House tax writers on Wednesday made their case for expanded business relief to Treasury Secretary Steven Mnuchin, a conversation that comes as Congress is beginning negotiations on the next phase of its virus response.
House Ways and Means Committee Chairman Richard Neal (D-Mass.) urged Mnuchin in a teleconference to expand a tax credit for employers that retain their employees during the pandemic, a lawmaker on the call said.
The employee retention credit was part of the third virus relief law (Public Law 116-136), known as the CARES Act. The fully refundable tax credit is equal to 50% of up to $10,000 wages paid to each employee. But questions about how the benefit will apply have kept some businesses from applying for it.
Mnuchin has been President Donald Trumps key negotiator with Democrats, helping to shape pandemic relief legislation that would appeal to both parties while also prioritizing the administration’s goals. His support for a provision would be essential to getting it into the next legislative package.
Treasury didn’t immediately return a request for comment.
Democrats on the call also raised concerns about the ability of small businesses to access funds from the Payroll Protection Program, $349 billion in small business loans created in the relief law.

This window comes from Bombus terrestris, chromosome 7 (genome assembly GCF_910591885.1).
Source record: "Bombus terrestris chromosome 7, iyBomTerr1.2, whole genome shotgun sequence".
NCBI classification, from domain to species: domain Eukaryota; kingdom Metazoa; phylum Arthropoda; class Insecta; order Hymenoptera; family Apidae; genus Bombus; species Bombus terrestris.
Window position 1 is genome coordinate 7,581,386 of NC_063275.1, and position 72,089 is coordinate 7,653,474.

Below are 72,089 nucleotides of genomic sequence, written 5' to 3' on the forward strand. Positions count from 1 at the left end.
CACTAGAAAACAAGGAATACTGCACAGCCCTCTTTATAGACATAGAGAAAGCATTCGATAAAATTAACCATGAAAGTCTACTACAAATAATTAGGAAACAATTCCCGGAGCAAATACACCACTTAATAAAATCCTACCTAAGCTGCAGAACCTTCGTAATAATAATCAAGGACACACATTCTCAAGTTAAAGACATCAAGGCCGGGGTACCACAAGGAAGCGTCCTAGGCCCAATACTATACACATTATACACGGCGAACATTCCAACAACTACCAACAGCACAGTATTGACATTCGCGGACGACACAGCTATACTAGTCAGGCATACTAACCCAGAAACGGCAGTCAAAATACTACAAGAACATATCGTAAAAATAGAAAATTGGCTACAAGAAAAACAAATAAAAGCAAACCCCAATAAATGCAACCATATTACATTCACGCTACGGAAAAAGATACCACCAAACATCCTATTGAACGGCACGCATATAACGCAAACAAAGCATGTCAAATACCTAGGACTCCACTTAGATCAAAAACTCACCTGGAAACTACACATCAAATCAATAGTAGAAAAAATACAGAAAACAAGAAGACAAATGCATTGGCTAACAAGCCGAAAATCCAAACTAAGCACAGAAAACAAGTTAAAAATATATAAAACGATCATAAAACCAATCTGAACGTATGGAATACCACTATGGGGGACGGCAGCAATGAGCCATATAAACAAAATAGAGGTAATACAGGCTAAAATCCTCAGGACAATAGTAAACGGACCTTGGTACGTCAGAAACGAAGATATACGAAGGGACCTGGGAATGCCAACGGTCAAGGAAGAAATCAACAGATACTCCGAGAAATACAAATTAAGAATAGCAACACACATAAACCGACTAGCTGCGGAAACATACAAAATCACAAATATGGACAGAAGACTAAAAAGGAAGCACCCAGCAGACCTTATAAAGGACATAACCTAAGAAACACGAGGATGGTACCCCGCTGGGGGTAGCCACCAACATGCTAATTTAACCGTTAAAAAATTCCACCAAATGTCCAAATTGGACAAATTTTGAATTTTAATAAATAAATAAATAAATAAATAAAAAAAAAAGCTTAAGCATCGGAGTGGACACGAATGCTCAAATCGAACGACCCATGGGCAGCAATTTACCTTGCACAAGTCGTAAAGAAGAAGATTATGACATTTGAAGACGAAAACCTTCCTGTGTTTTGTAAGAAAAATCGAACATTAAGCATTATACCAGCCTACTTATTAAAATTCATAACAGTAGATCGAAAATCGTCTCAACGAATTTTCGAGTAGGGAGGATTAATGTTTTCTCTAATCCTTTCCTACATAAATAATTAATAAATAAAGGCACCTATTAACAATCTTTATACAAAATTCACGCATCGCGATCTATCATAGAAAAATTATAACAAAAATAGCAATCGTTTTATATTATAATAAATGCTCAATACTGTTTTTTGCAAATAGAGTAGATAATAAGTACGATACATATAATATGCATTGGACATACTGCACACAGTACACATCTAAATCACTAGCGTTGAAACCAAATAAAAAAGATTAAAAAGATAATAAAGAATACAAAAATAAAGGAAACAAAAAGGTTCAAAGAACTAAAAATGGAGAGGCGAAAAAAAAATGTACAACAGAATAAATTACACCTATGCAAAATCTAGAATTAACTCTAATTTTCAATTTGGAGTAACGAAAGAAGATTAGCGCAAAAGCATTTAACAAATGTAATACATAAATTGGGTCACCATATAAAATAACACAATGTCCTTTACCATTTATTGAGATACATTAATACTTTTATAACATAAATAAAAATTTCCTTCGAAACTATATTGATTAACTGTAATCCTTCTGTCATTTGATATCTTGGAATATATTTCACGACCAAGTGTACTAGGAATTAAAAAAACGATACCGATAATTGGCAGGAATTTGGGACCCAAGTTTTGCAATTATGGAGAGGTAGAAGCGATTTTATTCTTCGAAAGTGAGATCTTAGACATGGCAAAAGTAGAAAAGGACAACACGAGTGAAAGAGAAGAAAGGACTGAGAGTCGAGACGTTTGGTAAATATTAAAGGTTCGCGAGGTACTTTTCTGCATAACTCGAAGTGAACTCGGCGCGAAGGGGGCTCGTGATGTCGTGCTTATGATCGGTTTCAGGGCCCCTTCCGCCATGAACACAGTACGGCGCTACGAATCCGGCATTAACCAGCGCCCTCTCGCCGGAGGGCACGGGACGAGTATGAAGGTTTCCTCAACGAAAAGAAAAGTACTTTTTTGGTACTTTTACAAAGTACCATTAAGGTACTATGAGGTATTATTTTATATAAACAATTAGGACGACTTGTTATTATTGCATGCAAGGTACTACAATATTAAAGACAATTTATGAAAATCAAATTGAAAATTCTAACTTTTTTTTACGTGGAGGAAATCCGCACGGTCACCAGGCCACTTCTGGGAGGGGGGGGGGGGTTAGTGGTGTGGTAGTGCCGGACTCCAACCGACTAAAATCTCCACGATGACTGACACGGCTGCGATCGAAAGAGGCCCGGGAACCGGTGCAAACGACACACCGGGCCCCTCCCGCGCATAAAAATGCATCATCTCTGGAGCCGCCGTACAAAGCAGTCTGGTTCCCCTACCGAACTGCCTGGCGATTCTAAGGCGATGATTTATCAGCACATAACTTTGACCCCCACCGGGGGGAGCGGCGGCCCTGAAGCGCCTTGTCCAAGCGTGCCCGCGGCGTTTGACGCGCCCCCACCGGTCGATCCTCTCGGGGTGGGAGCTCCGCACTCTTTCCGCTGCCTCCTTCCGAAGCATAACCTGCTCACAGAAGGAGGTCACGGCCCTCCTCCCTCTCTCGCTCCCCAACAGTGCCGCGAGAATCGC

According to a statement from Neal’s office, Democrats also brought up “the quick deadline for certain economic impact payment recipients with dependents to provide their updated information to the IRS; and the need for cities and states to receive federal funds and and flexibility with that assistance.”
Mnuchin said on the call that Treasury is working on a plan that would allow banks with less than one billion dollars in capitalization to file PPP applications for their clients during a specific time daily.
Members discussed another issue with the CARES Act that gives direct financial assistance only to municipalities with a population over 500,000. Neal said earlier on a Wednesday call with the United States Conference of Mayors that the provision doesn’t make any sense.
On the call with Mnuchin some members suggested that the states getting the money should share it with smaller municipalities, the lawmaker said.